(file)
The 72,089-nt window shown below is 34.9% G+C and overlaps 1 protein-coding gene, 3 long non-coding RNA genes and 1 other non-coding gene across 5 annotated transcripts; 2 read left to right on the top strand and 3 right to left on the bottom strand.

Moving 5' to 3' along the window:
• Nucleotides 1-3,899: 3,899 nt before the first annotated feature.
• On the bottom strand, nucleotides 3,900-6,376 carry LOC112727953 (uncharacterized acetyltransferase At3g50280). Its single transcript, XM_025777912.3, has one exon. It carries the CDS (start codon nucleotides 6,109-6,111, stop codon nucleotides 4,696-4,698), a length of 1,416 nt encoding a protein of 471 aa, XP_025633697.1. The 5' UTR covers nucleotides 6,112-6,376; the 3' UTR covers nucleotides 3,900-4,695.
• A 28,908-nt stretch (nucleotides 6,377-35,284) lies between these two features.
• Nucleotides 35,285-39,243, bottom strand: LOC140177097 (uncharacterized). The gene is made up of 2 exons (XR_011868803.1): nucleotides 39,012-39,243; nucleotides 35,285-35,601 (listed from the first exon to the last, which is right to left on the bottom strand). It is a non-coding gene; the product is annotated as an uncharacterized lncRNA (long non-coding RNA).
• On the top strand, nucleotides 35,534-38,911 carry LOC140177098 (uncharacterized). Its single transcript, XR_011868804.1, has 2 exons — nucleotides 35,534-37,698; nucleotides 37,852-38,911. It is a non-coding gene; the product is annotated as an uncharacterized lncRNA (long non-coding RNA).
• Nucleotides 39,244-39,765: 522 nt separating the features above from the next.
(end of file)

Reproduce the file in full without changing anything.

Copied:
The 72,089-nt window shown below is 34.9% G+C and overlaps 1 protein-coding gene, 3 long non-coding RNA genes and 1 other non-coding gene across 5 annotated transcripts; 2 read left to right on the top strand and 3 right to left on the bottom strand.

Moving 5' to 3' along the window:
• Nucleotides 1-3,899: 3,899 nt before the first annotated feature.
• On the bottom strand, nucleotides 3,900-6,376 carry LOC112727953 (uncharacterized acetyltransferase At3g50280). Its single transcript, XM_025777912.3, has one exon. It carries the CDS (start codon nucleotides 6,109-6,111, stop codon nucleotides 4,696-4,698), a length of 1,416 nt encoding a protein of 471 aa, XP_025633697.1. The 5' UTR covers nucleotides 6,112-6,376; the 3' UTR covers nucleotides 3,900-4,695.
• A 28,908-nt stretch (nucleotides 6,377-35,284) lies between these two features.
• Nucleotides 35,285-39,243, bottom strand: LOC140177097 (uncharacterized). The gene is made up of 2 exons (XR_011868803.1): nucleotides 39,012-39,243; nucleotides 35,285-35,601 (listed from the first exon to the last, which is right to left on the bottom strand). It is a non-coding gene; the product is annotated as an uncharacterized lncRNA (long non-coding RNA).
• On the top strand, nucleotides 35,534-38,911 carry LOC140177098 (uncharacterized). Its single transcript, XR_011868804.1, has 2 exons — nucleotides 35,534-37,698; nucleotides 37,852-38,911. It is a non-coding gene; the product is annotated as an uncharacterized lncRNA (long non-coding RNA).
• Nucleotides 39,244-39,765: 522 nt separating the features above from the next.